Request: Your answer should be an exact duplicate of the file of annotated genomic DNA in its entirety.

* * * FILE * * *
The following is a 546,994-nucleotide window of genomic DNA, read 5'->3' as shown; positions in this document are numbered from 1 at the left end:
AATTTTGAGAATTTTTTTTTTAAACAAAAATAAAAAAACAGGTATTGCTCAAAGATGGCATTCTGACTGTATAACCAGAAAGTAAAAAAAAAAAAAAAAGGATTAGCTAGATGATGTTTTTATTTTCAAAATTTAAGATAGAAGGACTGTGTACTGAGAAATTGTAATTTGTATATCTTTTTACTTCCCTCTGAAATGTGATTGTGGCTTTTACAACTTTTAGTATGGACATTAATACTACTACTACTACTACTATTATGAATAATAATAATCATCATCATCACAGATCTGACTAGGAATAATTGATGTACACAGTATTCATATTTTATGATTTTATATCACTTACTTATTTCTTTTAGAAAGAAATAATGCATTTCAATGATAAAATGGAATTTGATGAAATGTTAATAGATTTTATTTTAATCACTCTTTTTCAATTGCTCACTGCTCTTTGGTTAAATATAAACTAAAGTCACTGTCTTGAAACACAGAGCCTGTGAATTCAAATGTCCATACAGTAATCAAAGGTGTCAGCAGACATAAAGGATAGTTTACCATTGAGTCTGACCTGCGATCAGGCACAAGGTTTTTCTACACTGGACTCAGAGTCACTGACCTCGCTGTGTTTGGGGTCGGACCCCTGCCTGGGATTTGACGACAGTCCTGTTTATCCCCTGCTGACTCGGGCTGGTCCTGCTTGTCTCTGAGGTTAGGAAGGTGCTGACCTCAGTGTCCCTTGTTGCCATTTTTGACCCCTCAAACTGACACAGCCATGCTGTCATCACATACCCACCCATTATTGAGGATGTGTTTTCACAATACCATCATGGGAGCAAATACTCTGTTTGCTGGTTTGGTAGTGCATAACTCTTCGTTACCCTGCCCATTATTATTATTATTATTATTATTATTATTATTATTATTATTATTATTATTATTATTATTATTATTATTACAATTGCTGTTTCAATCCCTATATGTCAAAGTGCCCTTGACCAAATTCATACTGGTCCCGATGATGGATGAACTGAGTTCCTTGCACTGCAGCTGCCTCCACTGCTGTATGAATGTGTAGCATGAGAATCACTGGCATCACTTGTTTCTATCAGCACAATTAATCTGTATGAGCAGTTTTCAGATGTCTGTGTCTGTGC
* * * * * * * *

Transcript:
The following is a 546,994-nucleotide window of genomic DNA, read 5'->3' as shown; positions in this document are numbered from 1 at the left end:
AATTTTGAGAATTTTTTTTTTAAACAAAAATAAAAAAACAGGTATTGCTCAAAGATGGCATTCTGACTGTATAACCAGAAAGTAAAAAAAAAAAAAAAAGGATTAGCTAGATGATGTTTTTATTTTCAAAATTTAAGATAGAAGGACTGTGTACTGAGAAATTGTAATTTGTATATCTTTTTACTTCCCTCTGAAATGTGATTGTGGCTTTTACAACTTTTAGTATGGACATTAATACTACTACTACTACTACTATTATGAATAATAATAATCATCATCATCACAGATCTGACTAGGAATAATTGATGTACACAGTATTCATATTTTATGATTTTATATCACTTACTTATTTCTTTTAGAAAGAAATAATGCATTTCAATGATAAAATGGAATTTGATGAAATGTTAATAGATTTTATTTTAATCACTCTTTTTCAATTGCTCACTGCTCTTTGGTTAAATATAAACTAAAGTCACTGTCTTGAAACACAGAGCCTGTGAATTCAAATGTCCATACAGTAATCAAAGGTGTCAGCAGACATAAAGGATAGTTTACCATTGAGTCTGACCTGCGATCAGGCACAAGGTTTTTCTACACTGGACTCAGAGTCACTGACCTCGCTGTGTTTGGGGTCGGACCCCTGCCTGGGATTTGACGACAGTCCTGTTTATCCCCTGCTGACTCGGGCTGGTCCTGCTTGTCTCTGAGGTTAGGAAGGTGCTGACCTCAGTGTCCCTTGTTGCCATTTTTGACCCCTCAAACTGACACAGCCATGCTGTCATCACATACCCACCCATTATTGAGGATGTGTTTTCACAATACCATCATGGGAGCAAATACTCTGTTTGCTGGTTTGGTAGTGCATAACTCTTCGTTACCCTGCCCATTATTATTATTATTATTATTATTATTATTATTATTATTATTATTATTATTATTATTATTATTATTATTACAATTGCTGTTTCAATCCCTATATGTCAAAGTGCCCTTGACCAAATTCATACTGGTCCCGATGATGGATGAACTGAGTTCCTTGCACTGCAGCTGCCTCCACTGCTGTATGAATGTGTAGCATGAGAATCACTGGCATCACTTGTTTCTATCAGCACAATTAATCTGTATGAGCAGTTTTCAGATGTCTGTGTCTGTGC